Bruce McLean is a Scottish sculptor, performance artist and painter. While he is known for his theatrically posed photographs, McLean dislikes the term ‘performance art’ preferring instead to be recognised as a sculptor who makes live work.
McLean was born in Glasgow in 1944 and studied at the Glasgow School of Art from 1961 to 1963. Many of his friends stayed in Glasgow at the time and McLean broke off from his group to study at Saint Martins in London, from 1963 to 1966, where he studied alongside Phillip King and under Anthony Caro. He arrived in London in the middle of the 1960’s revolution.
1. You studied at Glasgow School of Art and St Martins - which did you prefer?
Two years’ general course at the Glasgow School of Art. An excellent three years at St. Martin’s School of Art, fabulous. From 1963-66, I had the best time and it changed my life – when I made my first enquiry into sculpture, past, present and future.
2. What is your favourite time of the day to be in the studio?
3. You firmly established yourself within the contemporary art scene with works such as Pose Work for Plinths (1971) and one-day “retrospective” King for a Day at Tate in 1972. How did you come up with the idea of a one-day retrospective?!
In order to remove myself from the Art scene. In 1969, I decided to give up art, so I worked on a retrospective: work is documented, a catalogue is produced, followed by a show – end of story. I was invited to show at the Tate Gallery in 1972 – the perfect location for a retrospective. I proposed that the show was the catalogue and the catalogue was the show – one day is enough! People came and bought the catalogue, and the show and I slowly disappeared.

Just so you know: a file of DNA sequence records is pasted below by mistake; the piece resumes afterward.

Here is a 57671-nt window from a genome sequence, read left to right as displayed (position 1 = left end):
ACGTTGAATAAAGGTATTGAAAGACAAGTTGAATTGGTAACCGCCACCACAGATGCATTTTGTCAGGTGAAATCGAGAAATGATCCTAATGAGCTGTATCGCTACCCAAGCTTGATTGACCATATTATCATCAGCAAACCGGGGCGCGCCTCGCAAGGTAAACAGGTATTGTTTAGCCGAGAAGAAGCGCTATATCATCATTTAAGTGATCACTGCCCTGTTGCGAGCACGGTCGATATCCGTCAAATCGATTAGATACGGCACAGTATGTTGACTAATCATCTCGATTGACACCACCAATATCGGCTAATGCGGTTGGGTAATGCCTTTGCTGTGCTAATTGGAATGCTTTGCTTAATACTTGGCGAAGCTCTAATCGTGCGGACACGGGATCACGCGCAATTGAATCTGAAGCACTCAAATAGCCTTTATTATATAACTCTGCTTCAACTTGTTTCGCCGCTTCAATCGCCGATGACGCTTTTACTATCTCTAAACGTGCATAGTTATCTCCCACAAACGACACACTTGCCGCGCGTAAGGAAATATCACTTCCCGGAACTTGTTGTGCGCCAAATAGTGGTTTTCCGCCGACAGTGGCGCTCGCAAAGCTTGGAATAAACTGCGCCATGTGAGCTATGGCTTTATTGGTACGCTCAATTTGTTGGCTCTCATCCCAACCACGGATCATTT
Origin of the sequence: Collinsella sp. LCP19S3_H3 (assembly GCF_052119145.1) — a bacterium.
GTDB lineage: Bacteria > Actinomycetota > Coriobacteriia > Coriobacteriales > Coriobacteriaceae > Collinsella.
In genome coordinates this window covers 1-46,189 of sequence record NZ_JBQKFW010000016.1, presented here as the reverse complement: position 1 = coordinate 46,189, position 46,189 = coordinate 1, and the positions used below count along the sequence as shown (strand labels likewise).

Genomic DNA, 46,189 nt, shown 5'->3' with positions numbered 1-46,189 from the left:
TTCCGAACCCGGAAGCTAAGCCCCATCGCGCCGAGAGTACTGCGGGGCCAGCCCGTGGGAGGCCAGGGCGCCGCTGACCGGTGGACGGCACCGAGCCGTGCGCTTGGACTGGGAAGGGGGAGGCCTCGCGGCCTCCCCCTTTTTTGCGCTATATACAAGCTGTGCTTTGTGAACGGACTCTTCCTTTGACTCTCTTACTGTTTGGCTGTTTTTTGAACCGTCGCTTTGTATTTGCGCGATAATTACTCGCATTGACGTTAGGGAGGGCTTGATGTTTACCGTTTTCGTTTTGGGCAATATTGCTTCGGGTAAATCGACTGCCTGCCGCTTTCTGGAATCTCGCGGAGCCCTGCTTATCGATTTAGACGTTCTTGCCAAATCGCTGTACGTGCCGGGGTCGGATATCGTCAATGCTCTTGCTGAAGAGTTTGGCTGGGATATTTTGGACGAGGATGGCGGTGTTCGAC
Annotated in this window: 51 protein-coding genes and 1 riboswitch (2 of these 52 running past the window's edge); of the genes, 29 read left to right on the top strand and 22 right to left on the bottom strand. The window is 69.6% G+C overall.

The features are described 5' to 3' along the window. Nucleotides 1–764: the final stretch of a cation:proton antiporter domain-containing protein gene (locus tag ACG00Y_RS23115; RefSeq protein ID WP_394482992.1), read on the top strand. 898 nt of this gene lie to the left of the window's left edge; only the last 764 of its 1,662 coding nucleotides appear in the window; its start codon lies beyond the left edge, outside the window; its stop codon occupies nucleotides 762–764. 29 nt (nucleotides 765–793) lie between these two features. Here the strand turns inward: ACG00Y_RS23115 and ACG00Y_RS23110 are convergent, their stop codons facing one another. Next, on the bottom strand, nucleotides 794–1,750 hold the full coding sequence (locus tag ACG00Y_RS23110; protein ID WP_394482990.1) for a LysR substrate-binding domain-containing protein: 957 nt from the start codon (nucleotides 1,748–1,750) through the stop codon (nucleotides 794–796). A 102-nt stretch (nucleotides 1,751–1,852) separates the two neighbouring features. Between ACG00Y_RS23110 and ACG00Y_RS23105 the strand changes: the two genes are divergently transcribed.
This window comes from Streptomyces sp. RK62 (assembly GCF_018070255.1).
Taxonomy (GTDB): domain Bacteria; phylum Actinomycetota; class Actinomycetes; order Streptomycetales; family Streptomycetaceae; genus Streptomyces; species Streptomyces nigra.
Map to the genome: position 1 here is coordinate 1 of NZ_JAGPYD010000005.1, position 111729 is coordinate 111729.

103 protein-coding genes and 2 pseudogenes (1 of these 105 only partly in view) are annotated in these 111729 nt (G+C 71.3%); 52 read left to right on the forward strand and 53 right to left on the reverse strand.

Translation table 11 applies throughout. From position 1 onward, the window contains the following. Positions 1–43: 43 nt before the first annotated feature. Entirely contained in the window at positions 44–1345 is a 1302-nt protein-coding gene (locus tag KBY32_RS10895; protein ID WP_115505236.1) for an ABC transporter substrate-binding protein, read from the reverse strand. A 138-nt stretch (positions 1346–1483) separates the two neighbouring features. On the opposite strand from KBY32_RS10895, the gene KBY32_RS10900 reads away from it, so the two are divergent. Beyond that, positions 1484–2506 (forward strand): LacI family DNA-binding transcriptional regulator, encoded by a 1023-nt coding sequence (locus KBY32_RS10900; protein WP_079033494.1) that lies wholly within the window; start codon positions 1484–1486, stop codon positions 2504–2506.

4. You call yourself an Action Sculptor. What does sculpture mean to you?
I am a sculptor. Anthony Caro thought I was a sculpture.
5. You are also a printmaker, painter and film maker. Most recently you have shown your new film work, what is it about?
My recent film, made with old friend Gary Chitty was written in 1987 and made in 2019. The subject matter is the same – nothing has changed. The title of the film, The Decorative Potential of Blazing Factories, sort of informs the viewer. It’s about a North South Summit and a love affair! A collapsing fireplace and a health and safety committee, and the right site for a political handshake.
5. Food is a reoccurring theme in your work, from potato prints to bars. You were commissioned to design an interior in a disco in Tokyo - how did that come about?
I designed the bar at the Arnolfini Gallery with David Chipperfield and was invited by David to design the interior and bar of a disco in Tokyo called Bingo Bingo Bango Bongo.
6.Finally if you could invite 6 people to dinner who would it be?
Rosy, my wife, plus 3 ladies – Joan Eardley, Lauren Bacall and Maria Callas, plus three men, Jack Benny, Joseph Beuys and John Cooper Clark.
McLean has had a long career producing paintings, ceramics, prints, work on film, theatre and in books. He was head of graduate painting at the Slade School of Fine Art, London, and has enjoyed one-man exhibitions at the Tate Gallery, London, The Modern Art Gallery in Vienna and the Museum of Modern Art, Oxford. In 1985 he won the John Moores Painting Prize.
McLean currently lives and works in London.
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Discover a 20 minute Bruce McLean video. Still images of Bruce McLean at work in his studio with voice over narration in interview. Some sculptures photographed during their installation at the Whitechapel Art Gallery, April 1983.
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